From LID SWM Planning and Design Guide
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Soil Composition

This article focuses on the laboratory testing of texture of engineered soils. For information about measuring the properties of the native soils, see Design infiltration rate.

The filter media component of bioretention, swales and green roofs must meet very specific design specifications related to texture in order for the BMP to achieve drainage and water treatment performance targets. If the media texture is too fine (i.e., contains more silt- and clay-sized particles than specified) it may have low permeability and drain too slowly or retain too much water for excessively long periods of time.

If the media texture is too coarse (i.e., contains more sand than specified) it will have higher permeability and may drain too quickly to provide adequate treatment of run-off, and may not retain enough water between storm events to sustain healthy vegetation cover.


Soil texture is most accurately characterised by submitting a representative sample to a soil laboratory for a particle-size distribution (PSD) test. Other commonly used terms for the PSD test by soil laboratories are “Particle-Size Analysis”, “Grain-Size Distribution” and “% Sand, % Silt, % Clay”. For bioretention filter media and green roof growing media, “Sand Fraction Analysis” should also be requested.

Recommended methods for determining PSD of a soil sample are provided in ASTM D6913 [1] and ASTM D7928 [2]. These methods are recommended for use in inspection and testing of LID BMPs because they include assessment of the pebble-sized particles of the soil (i.e., particles that are greater than 2 mm in diameter).

Most soil laboratories will summarize PSD test results according to the proportions of the sample made up of pebble/gravel-, sand-, silt- and clay-sized particles. When Sand Fraction Analysis is requested, a more detailed breakdown of gradations of sand-sized particles is provided, which is important for evaluating the acceptability of filter media for bioretention and dry swales.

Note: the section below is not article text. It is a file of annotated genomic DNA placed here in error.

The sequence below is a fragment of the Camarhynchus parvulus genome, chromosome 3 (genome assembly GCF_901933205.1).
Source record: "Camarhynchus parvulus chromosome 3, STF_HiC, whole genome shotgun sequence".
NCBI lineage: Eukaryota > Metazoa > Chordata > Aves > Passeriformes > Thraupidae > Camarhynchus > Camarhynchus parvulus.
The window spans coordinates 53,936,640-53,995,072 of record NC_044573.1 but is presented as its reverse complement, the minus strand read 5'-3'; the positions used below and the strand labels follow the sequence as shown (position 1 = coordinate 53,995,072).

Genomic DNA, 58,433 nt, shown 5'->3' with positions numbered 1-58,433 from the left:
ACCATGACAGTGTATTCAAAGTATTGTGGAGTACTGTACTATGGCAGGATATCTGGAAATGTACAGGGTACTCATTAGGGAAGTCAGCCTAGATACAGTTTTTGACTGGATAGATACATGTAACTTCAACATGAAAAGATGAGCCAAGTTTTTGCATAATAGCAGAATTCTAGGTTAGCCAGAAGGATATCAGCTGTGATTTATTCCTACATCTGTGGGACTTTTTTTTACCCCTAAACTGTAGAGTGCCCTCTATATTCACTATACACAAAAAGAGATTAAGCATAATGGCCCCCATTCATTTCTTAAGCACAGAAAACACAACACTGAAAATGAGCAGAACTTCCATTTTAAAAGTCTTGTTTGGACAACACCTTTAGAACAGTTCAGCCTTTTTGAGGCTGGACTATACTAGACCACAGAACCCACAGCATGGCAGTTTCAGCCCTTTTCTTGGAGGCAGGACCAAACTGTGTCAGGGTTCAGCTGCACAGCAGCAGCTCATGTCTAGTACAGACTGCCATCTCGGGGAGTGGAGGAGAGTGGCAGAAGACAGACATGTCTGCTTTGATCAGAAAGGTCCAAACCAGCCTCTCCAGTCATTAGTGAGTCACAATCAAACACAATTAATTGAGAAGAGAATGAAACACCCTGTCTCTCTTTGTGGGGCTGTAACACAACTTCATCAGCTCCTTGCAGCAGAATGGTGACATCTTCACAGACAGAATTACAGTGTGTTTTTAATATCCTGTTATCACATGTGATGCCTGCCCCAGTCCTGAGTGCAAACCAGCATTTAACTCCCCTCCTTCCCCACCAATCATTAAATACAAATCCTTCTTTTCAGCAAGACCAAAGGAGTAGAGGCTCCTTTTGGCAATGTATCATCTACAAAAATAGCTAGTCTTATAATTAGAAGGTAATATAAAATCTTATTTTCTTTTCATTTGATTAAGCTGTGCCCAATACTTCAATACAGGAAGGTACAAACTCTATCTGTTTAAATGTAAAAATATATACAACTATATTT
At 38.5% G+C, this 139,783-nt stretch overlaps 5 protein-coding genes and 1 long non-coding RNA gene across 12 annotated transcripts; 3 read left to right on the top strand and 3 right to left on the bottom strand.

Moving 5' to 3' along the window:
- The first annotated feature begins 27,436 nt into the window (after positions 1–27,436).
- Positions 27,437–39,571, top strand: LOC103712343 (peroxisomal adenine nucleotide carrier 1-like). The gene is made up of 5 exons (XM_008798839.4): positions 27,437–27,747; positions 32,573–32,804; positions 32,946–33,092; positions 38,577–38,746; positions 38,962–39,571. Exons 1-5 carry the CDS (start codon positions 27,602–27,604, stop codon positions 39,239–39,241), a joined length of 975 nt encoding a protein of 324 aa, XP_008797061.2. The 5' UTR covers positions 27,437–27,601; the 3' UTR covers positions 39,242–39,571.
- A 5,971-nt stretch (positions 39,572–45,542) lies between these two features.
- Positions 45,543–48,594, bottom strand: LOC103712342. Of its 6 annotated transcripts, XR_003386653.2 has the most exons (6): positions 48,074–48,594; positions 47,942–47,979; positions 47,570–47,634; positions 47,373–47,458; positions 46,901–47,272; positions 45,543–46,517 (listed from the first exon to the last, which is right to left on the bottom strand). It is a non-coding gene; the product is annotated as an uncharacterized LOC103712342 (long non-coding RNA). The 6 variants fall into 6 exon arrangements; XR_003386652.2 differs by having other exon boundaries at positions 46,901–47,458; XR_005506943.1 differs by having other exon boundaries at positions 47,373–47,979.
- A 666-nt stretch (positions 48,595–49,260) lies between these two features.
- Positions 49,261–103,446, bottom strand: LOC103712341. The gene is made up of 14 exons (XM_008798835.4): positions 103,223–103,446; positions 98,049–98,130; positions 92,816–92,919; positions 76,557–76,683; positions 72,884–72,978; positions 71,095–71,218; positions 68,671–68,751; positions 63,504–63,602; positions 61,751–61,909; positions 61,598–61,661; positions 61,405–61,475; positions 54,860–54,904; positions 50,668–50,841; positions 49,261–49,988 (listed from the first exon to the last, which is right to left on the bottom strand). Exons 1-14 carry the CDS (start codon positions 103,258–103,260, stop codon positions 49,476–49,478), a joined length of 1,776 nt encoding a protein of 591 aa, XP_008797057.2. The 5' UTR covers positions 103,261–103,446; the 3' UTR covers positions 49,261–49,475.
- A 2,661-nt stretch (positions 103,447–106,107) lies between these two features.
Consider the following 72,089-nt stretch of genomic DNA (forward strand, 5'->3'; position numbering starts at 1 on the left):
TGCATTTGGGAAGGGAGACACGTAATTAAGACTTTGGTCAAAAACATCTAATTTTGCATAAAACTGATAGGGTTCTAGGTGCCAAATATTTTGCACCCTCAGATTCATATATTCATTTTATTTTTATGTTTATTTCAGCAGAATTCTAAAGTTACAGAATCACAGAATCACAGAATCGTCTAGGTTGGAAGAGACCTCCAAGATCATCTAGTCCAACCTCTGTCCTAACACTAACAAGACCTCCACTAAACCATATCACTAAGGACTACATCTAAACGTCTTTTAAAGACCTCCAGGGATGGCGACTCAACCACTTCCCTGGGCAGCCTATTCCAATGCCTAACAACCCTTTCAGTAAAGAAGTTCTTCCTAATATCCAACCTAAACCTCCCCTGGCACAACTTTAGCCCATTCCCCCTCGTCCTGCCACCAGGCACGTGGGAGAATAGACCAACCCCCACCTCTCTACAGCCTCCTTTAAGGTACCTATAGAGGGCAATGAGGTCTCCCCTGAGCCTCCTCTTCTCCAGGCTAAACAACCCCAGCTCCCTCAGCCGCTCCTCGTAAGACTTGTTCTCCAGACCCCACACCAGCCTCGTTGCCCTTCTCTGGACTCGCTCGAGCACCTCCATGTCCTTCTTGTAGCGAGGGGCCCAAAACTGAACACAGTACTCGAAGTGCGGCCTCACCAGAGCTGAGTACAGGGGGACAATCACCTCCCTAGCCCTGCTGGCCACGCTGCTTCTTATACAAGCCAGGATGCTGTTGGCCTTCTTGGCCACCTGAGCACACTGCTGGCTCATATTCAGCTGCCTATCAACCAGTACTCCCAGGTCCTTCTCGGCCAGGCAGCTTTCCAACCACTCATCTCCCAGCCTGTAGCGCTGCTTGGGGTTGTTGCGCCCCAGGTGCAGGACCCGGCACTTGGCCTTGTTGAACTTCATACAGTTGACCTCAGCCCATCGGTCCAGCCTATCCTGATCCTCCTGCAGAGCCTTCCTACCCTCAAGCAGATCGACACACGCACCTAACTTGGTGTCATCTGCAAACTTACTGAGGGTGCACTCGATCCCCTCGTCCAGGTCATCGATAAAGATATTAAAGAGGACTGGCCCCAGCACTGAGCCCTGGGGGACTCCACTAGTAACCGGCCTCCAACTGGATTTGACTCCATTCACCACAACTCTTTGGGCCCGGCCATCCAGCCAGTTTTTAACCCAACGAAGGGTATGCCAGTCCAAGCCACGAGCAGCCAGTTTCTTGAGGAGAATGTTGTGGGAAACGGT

A critical part of Construction, Assumption and Verification inspections involves sampling and testing the soil component of BMPs to ensure it meets design specifications related to texture or is still within acceptable ranges for important gradations (e.g., percent silt- and clay-sized particles).

Construction inspections[edit]

If laboratory testing indicates any media texture-related parameter is not within the design or product specification ranges, notify the media or topsoil supplier, issue a “do not install” order to the construction site supervisor and contact the design professionals and property owner or project manager to determine corrective actions.

Assumption and Verification inspections[edit]

If laboratory testing indicates any media texture-related parameter is not within the design or product specification ranges, or the acceptance criteria ranges, schedule investigative work to do further sampling and testing to determine the affected area and depth and decide on corrective actions. Corrective actions for bioretention and bioswale filter media where the proportion of silt- and clay-sized particles is too high may involve removal of mulch, stone cover and plantings and tilling the top 20 - 30 cm, or removal and replacement of part or all of the filter media with material that is within acceptable tolerance ranges of design specifications.

  1. ASTM D6913 - 04(2009)e1 Standard Test Methods for Particle-Size Distribution (Gradation) of Soils Using Sieve Analysis https://www.astm.org/Standards/D6913.htm
  2. ASTM D7928-17, Standard Test Methods for Particle Size Distribution (Gradation) of Fine-Grained Soils Using the Sedimentation (Hydrometer) Analysis https://www.astm.org/Standards/D7928.htm